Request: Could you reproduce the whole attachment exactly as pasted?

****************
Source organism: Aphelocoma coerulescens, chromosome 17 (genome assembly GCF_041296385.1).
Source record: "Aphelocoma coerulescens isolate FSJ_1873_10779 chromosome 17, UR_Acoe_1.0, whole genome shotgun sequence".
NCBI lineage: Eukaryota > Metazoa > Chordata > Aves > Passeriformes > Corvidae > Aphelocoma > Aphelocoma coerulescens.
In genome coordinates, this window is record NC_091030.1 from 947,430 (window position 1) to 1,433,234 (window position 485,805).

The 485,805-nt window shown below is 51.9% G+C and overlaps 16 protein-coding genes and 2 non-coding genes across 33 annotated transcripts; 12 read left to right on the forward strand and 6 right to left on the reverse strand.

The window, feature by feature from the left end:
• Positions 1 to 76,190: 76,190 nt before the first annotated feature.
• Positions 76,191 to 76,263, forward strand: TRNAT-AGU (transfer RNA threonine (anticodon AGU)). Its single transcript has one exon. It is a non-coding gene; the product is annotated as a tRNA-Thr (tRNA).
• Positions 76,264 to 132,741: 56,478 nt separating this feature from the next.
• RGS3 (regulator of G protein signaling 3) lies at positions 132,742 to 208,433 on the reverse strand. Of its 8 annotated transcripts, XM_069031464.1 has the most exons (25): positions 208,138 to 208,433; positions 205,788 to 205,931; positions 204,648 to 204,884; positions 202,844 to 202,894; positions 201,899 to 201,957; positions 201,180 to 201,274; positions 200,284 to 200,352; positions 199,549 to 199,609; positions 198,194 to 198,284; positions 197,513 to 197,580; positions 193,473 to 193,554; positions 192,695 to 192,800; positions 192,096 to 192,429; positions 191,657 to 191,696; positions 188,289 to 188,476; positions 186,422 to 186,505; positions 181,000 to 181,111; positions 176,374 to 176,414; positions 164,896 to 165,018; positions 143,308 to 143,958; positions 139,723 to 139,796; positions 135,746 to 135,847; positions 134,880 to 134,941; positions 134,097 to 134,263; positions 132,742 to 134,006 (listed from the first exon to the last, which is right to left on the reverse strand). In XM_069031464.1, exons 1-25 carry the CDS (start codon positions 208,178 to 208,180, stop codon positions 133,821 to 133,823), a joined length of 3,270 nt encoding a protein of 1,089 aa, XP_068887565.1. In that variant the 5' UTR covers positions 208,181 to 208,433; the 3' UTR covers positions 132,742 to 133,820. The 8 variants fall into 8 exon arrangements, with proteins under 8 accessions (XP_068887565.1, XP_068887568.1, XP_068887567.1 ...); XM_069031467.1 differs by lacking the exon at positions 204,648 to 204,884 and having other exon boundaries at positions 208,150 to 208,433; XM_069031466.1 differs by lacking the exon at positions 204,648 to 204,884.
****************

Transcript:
Source organism: Aphelocoma coerulescens, chromosome 17 (genome assembly GCF_041296385.1).
Source record: "Aphelocoma coerulescens isolate FSJ_1873_10779 chromosome 17, UR_Acoe_1.0, whole genome shotgun sequence".
NCBI lineage: Eukaryota > Metazoa > Chordata > Aves > Passeriformes > Corvidae > Aphelocoma > Aphelocoma coerulescens.
In genome coordinates, this window is record NC_091030.1 from 947,430 (window position 1) to 1,433,234 (window position 485,805).

The 485,805-nt window shown below is 51.9% G+C and overlaps 16 protein-coding genes and 2 non-coding genes across 33 annotated transcripts; 12 read left to right on the forward strand and 6 right to left on the reverse strand.

The window, feature by feature from the left end:
• Positions 1 to 76,190: 76,190 nt before the first annotated feature.
• Positions 76,191 to 76,263, forward strand: TRNAT-AGU (transfer RNA threonine (anticodon AGU)). Its single transcript has one exon. It is a non-coding gene; the product is annotated as a tRNA-Thr (tRNA).
• Positions 76,264 to 132,741: 56,478 nt separating this feature from the next.
• RGS3 (regulator of G protein signaling 3) lies at positions 132,742 to 208,433 on the reverse strand. Of its 8 annotated transcripts, XM_069031464.1 has the most exons (25): positions 208,138 to 208,433; positions 205,788 to 205,931; positions 204,648 to 204,884; positions 202,844 to 202,894; positions 201,899 to 201,957; positions 201,180 to 201,274; positions 200,284 to 200,352; positions 199,549 to 199,609; positions 198,194 to 198,284; positions 197,513 to 197,580; positions 193,473 to 193,554; positions 192,695 to 192,800; positions 192,096 to 192,429; positions 191,657 to 191,696; positions 188,289 to 188,476; positions 186,422 to 186,505; positions 181,000 to 181,111; positions 176,374 to 176,414; positions 164,896 to 165,018; positions 143,308 to 143,958; positions 139,723 to 139,796; positions 135,746 to 135,847; positions 134,880 to 134,941; positions 134,097 to 134,263; positions 132,742 to 134,006 (listed from the first exon to the last, which is right to left on the reverse strand). In XM_069031464.1, exons 1-25 carry the CDS (start codon positions 208,178 to 208,180, stop codon positions 133,821 to 133,823), a joined length of 3,270 nt encoding a protein of 1,089 aa, XP_068887565.1. In that variant the 5' UTR covers positions 208,181 to 208,433; the 3' UTR covers positions 132,742 to 133,820. The 8 variants fall into 8 exon arrangements, with proteins under 8 accessions (XP_068887565.1, XP_068887568.1, XP_068887567.1 ...); XM_069031467.1 differs by lacking the exon at positions 204,648 to 204,884 and having other exon boundaries at positions 208,150 to 208,433; XM_069031466.1 differs by lacking the exon at positions 204,648 to 204,884.